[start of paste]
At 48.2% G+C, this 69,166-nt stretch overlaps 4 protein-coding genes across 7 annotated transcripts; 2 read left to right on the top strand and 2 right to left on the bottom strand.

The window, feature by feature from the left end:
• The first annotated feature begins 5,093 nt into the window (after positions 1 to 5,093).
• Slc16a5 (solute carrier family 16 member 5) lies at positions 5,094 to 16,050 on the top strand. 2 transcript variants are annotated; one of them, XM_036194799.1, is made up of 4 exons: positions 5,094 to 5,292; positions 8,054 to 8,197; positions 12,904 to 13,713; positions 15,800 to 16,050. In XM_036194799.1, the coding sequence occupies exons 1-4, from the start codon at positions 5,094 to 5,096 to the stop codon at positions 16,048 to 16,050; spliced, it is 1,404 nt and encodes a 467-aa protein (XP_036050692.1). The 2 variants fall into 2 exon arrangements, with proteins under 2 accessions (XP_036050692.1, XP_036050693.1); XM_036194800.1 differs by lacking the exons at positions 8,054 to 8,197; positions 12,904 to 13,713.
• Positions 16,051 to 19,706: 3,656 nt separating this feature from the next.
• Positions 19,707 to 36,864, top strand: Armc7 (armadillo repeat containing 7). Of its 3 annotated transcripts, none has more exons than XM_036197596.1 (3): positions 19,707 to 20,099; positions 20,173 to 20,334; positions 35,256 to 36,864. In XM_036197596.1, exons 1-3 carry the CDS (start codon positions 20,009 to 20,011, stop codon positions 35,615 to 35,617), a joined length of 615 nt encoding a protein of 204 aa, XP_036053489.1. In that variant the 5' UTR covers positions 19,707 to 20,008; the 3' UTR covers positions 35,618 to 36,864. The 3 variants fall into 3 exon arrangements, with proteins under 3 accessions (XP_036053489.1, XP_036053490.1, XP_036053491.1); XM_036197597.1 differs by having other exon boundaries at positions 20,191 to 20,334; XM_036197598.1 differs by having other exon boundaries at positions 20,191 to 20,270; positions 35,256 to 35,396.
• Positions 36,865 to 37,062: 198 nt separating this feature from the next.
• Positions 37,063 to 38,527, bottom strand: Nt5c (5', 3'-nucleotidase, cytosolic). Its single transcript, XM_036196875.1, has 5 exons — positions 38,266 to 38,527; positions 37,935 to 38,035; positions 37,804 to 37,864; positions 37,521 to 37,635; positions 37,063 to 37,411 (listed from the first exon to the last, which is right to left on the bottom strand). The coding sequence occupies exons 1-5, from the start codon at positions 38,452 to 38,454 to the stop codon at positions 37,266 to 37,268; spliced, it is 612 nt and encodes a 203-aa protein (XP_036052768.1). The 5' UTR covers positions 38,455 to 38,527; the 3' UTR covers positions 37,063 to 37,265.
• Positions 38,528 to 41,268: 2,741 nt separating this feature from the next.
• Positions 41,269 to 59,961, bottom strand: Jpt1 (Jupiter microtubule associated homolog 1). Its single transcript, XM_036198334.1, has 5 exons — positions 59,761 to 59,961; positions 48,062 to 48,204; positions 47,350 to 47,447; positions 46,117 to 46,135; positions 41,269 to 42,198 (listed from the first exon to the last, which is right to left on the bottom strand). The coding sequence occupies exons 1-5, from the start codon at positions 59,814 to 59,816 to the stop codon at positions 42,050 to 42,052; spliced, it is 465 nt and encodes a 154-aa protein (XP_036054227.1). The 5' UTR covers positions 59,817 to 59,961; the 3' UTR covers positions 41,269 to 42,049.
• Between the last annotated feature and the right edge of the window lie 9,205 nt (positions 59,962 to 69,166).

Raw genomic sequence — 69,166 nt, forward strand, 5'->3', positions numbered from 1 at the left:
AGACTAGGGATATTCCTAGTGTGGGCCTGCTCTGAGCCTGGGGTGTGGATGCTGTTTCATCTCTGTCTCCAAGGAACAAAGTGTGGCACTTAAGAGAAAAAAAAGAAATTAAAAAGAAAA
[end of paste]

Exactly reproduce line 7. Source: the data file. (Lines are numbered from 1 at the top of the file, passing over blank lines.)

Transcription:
• Positions 36,865 to 37,062: 198 nt separating this feature from the next.